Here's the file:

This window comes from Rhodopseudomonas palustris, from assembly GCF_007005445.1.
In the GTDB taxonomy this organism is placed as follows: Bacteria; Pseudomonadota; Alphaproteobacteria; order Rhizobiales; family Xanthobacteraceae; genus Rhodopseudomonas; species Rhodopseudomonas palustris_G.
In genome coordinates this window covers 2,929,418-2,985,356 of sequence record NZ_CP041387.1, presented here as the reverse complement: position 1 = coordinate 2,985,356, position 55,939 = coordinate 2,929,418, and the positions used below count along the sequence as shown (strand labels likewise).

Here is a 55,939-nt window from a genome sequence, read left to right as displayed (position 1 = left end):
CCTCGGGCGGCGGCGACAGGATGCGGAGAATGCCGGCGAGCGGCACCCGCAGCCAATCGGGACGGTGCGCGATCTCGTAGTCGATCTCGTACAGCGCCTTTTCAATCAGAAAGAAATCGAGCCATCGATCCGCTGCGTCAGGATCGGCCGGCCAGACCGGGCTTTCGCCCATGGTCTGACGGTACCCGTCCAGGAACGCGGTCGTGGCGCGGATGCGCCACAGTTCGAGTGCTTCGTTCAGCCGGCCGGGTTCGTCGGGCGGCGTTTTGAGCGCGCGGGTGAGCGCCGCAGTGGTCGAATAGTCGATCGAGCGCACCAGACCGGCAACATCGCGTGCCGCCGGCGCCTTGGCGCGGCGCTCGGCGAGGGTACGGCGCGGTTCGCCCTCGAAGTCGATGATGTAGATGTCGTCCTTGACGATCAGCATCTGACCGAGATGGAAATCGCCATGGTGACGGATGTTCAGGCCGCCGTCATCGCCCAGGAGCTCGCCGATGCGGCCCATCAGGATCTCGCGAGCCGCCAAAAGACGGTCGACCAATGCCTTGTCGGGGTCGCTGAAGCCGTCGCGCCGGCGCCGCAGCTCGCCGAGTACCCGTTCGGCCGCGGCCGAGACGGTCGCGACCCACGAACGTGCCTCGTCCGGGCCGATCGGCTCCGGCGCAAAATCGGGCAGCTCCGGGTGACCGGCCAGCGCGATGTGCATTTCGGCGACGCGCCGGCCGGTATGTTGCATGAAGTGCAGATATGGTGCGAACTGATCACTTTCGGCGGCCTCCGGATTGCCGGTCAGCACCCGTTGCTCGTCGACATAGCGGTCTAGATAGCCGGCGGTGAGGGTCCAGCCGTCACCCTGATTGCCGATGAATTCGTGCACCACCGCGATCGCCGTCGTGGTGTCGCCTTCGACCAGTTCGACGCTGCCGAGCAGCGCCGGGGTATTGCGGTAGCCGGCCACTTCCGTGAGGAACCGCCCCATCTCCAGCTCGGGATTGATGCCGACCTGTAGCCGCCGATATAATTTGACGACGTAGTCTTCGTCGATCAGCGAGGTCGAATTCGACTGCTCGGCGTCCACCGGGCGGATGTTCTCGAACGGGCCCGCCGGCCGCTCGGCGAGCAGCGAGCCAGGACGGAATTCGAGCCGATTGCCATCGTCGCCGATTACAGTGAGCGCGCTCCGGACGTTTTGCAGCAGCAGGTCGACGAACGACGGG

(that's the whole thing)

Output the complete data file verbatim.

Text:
This window comes from Rhodopseudomonas palustris, from assembly GCF_007005445.1.
In the GTDB taxonomy this organism is placed as follows: Bacteria; Pseudomonadota; Alphaproteobacteria; order Rhizobiales; family Xanthobacteraceae; genus Rhodopseudomonas; species Rhodopseudomonas palustris_G.
In genome coordinates this window covers 2,929,418-2,985,356 of sequence record NZ_CP041387.1, presented here as the reverse complement: position 1 = coordinate 2,985,356, position 55,939 = coordinate 2,929,418, and the positions used below count along the sequence as shown (strand labels likewise).

Here is a 55,939-nt window from a genome sequence, read left to right as displayed (position 1 = left end):
CCTCGGGCGGCGGCGACAGGATGCGGAGAATGCCGGCGAGCGGCACCCGCAGCCAATCGGGACGGTGCGCGATCTCGTAGTCGATCTCGTACAGCGCCTTTTCAATCAGAAAGAAATCGAGCCATCGATCCGCTGCGTCAGGATCGGCCGGCCAGACCGGGCTTTCGCCCATGGTCTGACGGTACCCGTCCAGGAACGCGGTCGTGGCGCGGATGCGCCACAGTTCGAGTGCTTCGTTCAGCCGGCCGGGTTCGTCGGGCGGCGTTTTGAGCGCGCGGGTGAGCGCCGCAGTGGTCGAATAGTCGATCGAGCGCACCAGACCGGCAACATCGCGTGCCGCCGGCGCCTTGGCGCGGCGCTCGGCGAGGGTACGGCGCGGTTCGCCCTCGAAGTCGATGATGTAGATGTCGTCCTTGACGATCAGCATCTGACCGAGATGGAAATCGCCATGGTGACGGATGTTCAGGCCGCCGTCATCGCCCAGGAGCTCGCCGATGCGGCCCATCAGGATCTCGCGAGCCGCCAAAAGACGGTCGACCAATGCCTTGTCGGGGTCGCTGAAGCCGTCGCGCCGGCGCCGCAGCTCGCCGAGTACCCGTTCGGCCGCGGCCGAGACGGTCGCGACCCACGAACGTGCCTCGTCCGGGCCGATCGGCTCCGGCGCAAAATCGGGCAGCTCCGGGTGACCGGCCAGCGCGATGTGCATTTCGGCGACGCGCCGGCCGGTATGTTGCATGAAGTGCAGATATGGTGCGAACTGATCACTTTCGGCGGCCTCCGGATTGCCGGTCAGCACCCGTTGCTCGTCGACATAGCGGTCTAGATAGCCGGCGGTGAGGGTCCAGCCGTCACCCTGATTGCCGATGAATTCGTGCACCACCGCGATCGCCGTCGTGGTGTCGCCTTCGACCAGTTCGACGCTGCCGAGCAGCGCCGGGGTATTGCGGTAGCCGGCCACTTCCGTGAGGAACCGCCCCATCTCCAGCTCGGGATTGATGCCGACCTGTAGCCGCCGATATAATTTGACGACGTAGTCTTCGTCGATCAGCGAGGTCGAATTCGACTGCTCGGCGTCCACCGGGCGGATGTTCTCGAACGGGCCCGCCGGCCGCTCGGCGAGCAGCGAGCCAGGACGGAATTCGAGCCGATTGCCATCGTCGCCGATTACAGTGAGCGCGCTCCGGACGTTTTGCAGCAGCAGGTCGACGAACGACGGG